Trapped Chilean miners’ story set for big screen

The story of last year’s Chilean mine rescue, of 33 miners who were trapped half a mile below the earth’s surface for a total of 69 days, is set to be adapted for the big screen, ComingSoon.net reports.

Puerto Rican José Rivera (The Motorcycle Diaries) is set to script the film, which has been agreed upon by representatives of the 33 miners. An official statement reads, “The film will recount the events surrounding the mine’s collapse and the subsequent rescue efforts”.

Phoenix Pictures’ Mike Medavoy (Black Swan, Shutter Island) and Edward McGurn will produce the film under the former’s Half Circle banner, while two long-term Chilean associates, Carlos Eugenio Lavín and Leopoldo Enriquez, will executive produce. A director has not been announced.

The film’s release will coincide with the publication of the official book of the miners’ story, written by the Los Angeles-born Pulitzer Prize-winning journalist Héctor Tobar.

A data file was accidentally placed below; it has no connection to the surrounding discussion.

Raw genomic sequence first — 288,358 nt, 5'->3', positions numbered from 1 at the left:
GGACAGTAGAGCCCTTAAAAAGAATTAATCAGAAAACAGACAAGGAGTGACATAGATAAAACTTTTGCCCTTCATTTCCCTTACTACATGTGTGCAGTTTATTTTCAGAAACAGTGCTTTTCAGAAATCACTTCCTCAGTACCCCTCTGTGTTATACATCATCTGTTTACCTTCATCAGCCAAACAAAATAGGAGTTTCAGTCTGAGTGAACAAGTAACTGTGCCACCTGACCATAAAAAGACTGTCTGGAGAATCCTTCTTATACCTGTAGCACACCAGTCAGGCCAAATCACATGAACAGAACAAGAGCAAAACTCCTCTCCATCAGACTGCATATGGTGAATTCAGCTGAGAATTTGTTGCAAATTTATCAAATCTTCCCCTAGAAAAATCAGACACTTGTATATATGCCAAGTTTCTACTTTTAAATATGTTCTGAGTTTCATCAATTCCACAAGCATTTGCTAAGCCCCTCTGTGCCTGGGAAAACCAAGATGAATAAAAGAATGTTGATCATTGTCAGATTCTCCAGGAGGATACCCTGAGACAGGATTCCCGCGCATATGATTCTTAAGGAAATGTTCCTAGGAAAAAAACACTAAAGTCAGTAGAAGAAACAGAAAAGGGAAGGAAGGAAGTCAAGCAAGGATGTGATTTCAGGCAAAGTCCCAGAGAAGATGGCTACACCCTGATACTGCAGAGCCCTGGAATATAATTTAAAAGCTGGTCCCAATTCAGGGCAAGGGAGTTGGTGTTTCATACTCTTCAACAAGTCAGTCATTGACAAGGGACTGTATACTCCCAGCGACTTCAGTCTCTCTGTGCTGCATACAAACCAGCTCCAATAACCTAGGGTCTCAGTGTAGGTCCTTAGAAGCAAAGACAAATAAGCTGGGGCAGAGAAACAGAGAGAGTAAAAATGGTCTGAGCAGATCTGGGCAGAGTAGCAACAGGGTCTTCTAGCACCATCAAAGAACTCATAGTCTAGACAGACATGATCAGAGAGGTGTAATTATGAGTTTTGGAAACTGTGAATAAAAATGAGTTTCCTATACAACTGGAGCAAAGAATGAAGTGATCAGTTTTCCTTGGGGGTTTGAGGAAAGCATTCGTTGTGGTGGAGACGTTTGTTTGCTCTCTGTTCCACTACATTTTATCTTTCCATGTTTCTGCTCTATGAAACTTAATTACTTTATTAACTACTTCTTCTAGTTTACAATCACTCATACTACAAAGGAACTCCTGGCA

The film’s production is set to begin in 2012.

About The Author

Michael Pattison is a film critic from Gateshead.

3 Responses

  1. Doc Oc

    I wonder if they will tell you about the blow up dolls they demanded to be sent down to them?

    Reply
  2. MP

    How likely is it that this film will just be a formulaic triumph-over-adversity pic similar to Oliver Stone’s World Trade Center? I won’t expect any sort of proper interrogation of the general conditions these people work in under capitalism. Sigh.

    Reply
  3. Doc Oc

    I agree, watching a film about men trapped underground that we already know the outcome of doesn’t fill me with excitement really. Maybe if we hadn’t been saturated by the round the clock news coverage which turned the whole affair into some sort of farce.

    Reply

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